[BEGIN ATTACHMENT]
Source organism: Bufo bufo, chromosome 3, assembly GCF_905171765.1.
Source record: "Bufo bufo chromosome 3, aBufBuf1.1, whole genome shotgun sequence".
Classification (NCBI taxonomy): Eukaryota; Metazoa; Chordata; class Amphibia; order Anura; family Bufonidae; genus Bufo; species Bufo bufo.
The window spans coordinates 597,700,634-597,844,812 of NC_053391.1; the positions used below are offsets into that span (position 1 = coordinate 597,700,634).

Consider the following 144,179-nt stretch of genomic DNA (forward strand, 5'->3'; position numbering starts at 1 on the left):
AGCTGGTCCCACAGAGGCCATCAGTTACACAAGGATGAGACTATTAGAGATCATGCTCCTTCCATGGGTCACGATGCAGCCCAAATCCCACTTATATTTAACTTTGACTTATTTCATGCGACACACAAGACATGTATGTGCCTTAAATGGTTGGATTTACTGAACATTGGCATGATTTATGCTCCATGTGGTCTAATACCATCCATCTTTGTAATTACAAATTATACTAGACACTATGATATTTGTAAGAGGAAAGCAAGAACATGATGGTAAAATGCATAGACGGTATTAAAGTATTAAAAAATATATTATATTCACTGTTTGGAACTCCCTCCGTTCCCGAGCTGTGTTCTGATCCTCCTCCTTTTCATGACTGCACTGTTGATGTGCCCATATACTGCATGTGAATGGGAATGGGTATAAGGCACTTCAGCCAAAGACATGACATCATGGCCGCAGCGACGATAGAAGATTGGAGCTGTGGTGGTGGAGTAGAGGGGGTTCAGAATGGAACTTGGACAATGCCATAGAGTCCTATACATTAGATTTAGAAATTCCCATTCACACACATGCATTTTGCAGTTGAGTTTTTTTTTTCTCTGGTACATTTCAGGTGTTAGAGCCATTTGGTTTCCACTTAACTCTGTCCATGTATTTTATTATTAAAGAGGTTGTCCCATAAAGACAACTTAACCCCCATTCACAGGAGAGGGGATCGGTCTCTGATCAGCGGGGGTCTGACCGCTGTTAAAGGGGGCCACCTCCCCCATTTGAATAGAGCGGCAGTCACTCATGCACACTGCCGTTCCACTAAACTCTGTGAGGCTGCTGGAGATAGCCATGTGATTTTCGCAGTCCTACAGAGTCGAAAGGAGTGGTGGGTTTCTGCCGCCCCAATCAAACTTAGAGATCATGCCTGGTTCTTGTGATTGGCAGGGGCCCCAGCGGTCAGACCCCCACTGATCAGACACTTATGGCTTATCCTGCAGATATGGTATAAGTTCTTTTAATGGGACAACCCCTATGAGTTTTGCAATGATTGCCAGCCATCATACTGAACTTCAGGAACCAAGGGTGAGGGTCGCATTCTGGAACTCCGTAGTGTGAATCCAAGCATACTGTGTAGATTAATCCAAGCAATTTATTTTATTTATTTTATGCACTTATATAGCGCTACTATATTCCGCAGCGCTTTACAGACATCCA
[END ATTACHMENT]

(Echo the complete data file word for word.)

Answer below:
Source organism: Bufo bufo, chromosome 3, assembly GCF_905171765.1.
Source record: "Bufo bufo chromosome 3, aBufBuf1.1, whole genome shotgun sequence".
Classification (NCBI taxonomy): Eukaryota; Metazoa; Chordata; class Amphibia; order Anura; family Bufonidae; genus Bufo; species Bufo bufo.
The window spans coordinates 597,700,634-597,844,812 of NC_053391.1; the positions used below are offsets into that span (position 1 = coordinate 597,700,634).

Consider the following 144,179-nt stretch of genomic DNA (forward strand, 5'->3'; position numbering starts at 1 on the left):
AGCTGGTCCCACAGAGGCCATCAGTTACACAAGGATGAGACTATTAGAGATCATGCTCCTTCCATGGGTCACGATGCAGCCCAAATCCCACTTATATTTAACTTTGACTTATTTCATGCGACACACAAGACATGTATGTGCCTTAAATGGTTGGATTTACTGAACATTGGCATGATTTATGCTCCATGTGGTCTAATACCATCCATCTTTGTAATTACAAATTATACTAGACACTATGATATTTGTAAGAGGAAAGCAAGAACATGATGGTAAAATGCATAGACGGTATTAAAGTATTAAAAAATATATTATATTCACTGTTTGGAACTCCCTCCGTTCCCGAGCTGTGTTCTGATCCTCCTCCTTTTCATGACTGCACTGTTGATGTGCCCATATACTGCATGTGAATGGGAATGGGTATAAGGCACTTCAGCCAAAGACATGACATCATGGCCGCAGCGACGATAGAAGATTGGAGCTGTGGTGGTGGAGTAGAGGGGGTTCAGAATGGAACTTGGACAATGCCATAGAGTCCTATACATTAGATTTAGAAATTCCCATTCACACACATGCATTTTGCAGTTGAGTTTTTTTTTTCTCTGGTACATTTCAGGTGTTAGAGCCATTTGGTTTCCACTTAACTCTGTCCATGTATTTTATTATTAAAGAGGTTGTCCCATAAAGACAACTTAACCCCCATTCACAGGAGAGGGGATCGGTCTCTGATCAGCGGGGGTCTGACCGCTGTTAAAGGGGGCCACCTCCCCCATTTGAATAGAGCGGCAGTCACTCATGCACACTGCCGTTCCACTAAACTCTGTGAGGCTGCTGGAGATAGCCATGTGATTTTCGCAGTCCTACAGAGTCGAAAGGAGTGGTGGGTTTCTGCCGCCCCAATCAAACTTAGAGATCATGCCTGGTTCTTGTGATTGGCAGGGGCCCCAGCGGTCAGACCCCCACTGATCAGACACTTATGGCTTATCCTGCAGATATGGTATAAGTTCTTTTAATGGGACAACCCCTATGAGTTTTGCAATGATTGCCAGCCATCATACTGAACTTCAGGAACCAAGGGTGAGGGTCGCATTCTGGAACTCCGTAGTGTGAATCCAAGCATACTGTGTAGATTAATCCAAGCAATTTATTTTATTTATTTTATGCACTTATATAGCGCTACTATATTCCGCAGCGCTTTACAGACATCCA